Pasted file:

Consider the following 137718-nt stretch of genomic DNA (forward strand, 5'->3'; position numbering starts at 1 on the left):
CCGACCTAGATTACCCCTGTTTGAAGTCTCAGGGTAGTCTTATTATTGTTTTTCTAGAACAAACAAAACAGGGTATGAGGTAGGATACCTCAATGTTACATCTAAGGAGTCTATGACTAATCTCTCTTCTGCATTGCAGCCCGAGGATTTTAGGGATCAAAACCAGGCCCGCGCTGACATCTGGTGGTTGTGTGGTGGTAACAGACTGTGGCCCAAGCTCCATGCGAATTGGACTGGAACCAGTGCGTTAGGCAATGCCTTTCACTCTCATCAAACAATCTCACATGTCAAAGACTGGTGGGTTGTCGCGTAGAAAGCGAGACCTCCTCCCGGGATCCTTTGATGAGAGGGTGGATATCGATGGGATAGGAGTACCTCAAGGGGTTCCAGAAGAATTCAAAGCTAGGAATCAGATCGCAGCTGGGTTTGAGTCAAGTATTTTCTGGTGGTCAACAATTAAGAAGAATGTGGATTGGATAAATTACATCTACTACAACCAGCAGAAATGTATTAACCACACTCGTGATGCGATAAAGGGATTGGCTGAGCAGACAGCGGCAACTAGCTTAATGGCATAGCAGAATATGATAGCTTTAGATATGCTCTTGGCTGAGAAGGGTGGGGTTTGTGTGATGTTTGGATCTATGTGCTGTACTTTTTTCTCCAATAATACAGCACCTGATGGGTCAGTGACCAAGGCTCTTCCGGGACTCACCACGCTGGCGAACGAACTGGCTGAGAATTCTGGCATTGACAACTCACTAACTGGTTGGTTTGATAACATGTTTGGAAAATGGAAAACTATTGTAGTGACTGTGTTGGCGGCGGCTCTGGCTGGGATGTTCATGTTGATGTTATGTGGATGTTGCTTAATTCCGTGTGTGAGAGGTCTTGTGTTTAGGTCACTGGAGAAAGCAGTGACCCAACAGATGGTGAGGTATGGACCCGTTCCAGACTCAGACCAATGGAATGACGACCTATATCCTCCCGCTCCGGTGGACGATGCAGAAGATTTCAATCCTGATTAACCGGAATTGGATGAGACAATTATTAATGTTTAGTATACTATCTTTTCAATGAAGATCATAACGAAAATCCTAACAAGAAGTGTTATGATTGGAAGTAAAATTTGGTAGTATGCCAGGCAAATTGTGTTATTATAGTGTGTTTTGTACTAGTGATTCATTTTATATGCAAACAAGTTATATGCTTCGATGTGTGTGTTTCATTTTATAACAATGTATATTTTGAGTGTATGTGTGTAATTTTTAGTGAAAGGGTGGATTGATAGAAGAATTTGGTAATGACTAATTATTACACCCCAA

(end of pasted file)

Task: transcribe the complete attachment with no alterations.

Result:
Consider the following 137718-nt stretch of genomic DNA (forward strand, 5'->3'; position numbering starts at 1 on the left):
CCGACCTAGATTACCCCTGTTTGAAGTCTCAGGGTAGTCTTATTATTGTTTTTCTAGAACAAACAAAACAGGGTATGAGGTAGGATACCTCAATGTTACATCTAAGGAGTCTATGACTAATCTCTCTTCTGCATTGCAGCCCGAGGATTTTAGGGATCAAAACCAGGCCCGCGCTGACATCTGGTGGTTGTGTGGTGGTAACAGACTGTGGCCCAAGCTCCATGCGAATTGGACTGGAACCAGTGCGTTAGGCAATGCCTTTCACTCTCATCAAACAATCTCACATGTCAAAGACTGGTGGGTTGTCGCGTAGAAAGCGAGACCTCCTCCCGGGATCCTTTGATGAGAGGGTGGATATCGATGGGATAGGAGTACCTCAAGGGGTTCCAGAAGAATTCAAAGCTAGGAATCAGATCGCAGCTGGGTTTGAGTCAAGTATTTTCTGGTGGTCAACAATTAAGAAGAATGTGGATTGGATAAATTACATCTACTACAACCAGCAGAAATGTATTAACCACACTCGTGATGCGATAAAGGGATTGGCTGAGCAGACAGCGGCAACTAGCTTAATGGCATAGCAGAATATGATAGCTTTAGATATGCTCTTGGCTGAGAAGGGTGGGGTTTGTGTGATGTTTGGATCTATGTGCTGTACTTTTTTCTCCAATAATACAGCACCTGATGGGTCAGTGACCAAGGCTCTTCCGGGACTCACCACGCTGGCGAACGAACTGGCTGAGAATTCTGGCATTGACAACTCACTAACTGGTTGGTTTGATAACATGTTTGGAAAATGGAAAACTATTGTAGTGACTGTGTTGGCGGCGGCTCTGGCTGGGATGTTCATGTTGATGTTATGTGGATGTTGCTTAATTCCGTGTGTGAGAGGTCTTGTGTTTAGGTCACTGGAGAAAGCAGTGACCCAACAGATGGTGAGGTATGGACCCGTTCCAGACTCAGACCAATGGAATGACGACCTATATCCTCCCGCTCCGGTGGACGATGCAGAAGATTTCAATCCTGATTAACCGGAATTGGATGAGACAATTATTAATGTTTAGTATACTATCTTTTCAATGAAGATCATAACGAAAATCCTAACAAGAAGTGTTATGATTGGAAGTAAAATTTGGTAGTATGCCAGGCAAATTGTGTTATTATAGTGTGTTTTGTACTAGTGATTCATTTTATATGCAAACAAGTTATATGCTTCGATGTGTGTGTTTCATTTTATAACAATGTATATTTTGAGTGTATGTGTGTAATTTTTAGTGAAAGGGTGGATTGATAGAAGAATTTGGTAATGACTAATTATTACACCCCAA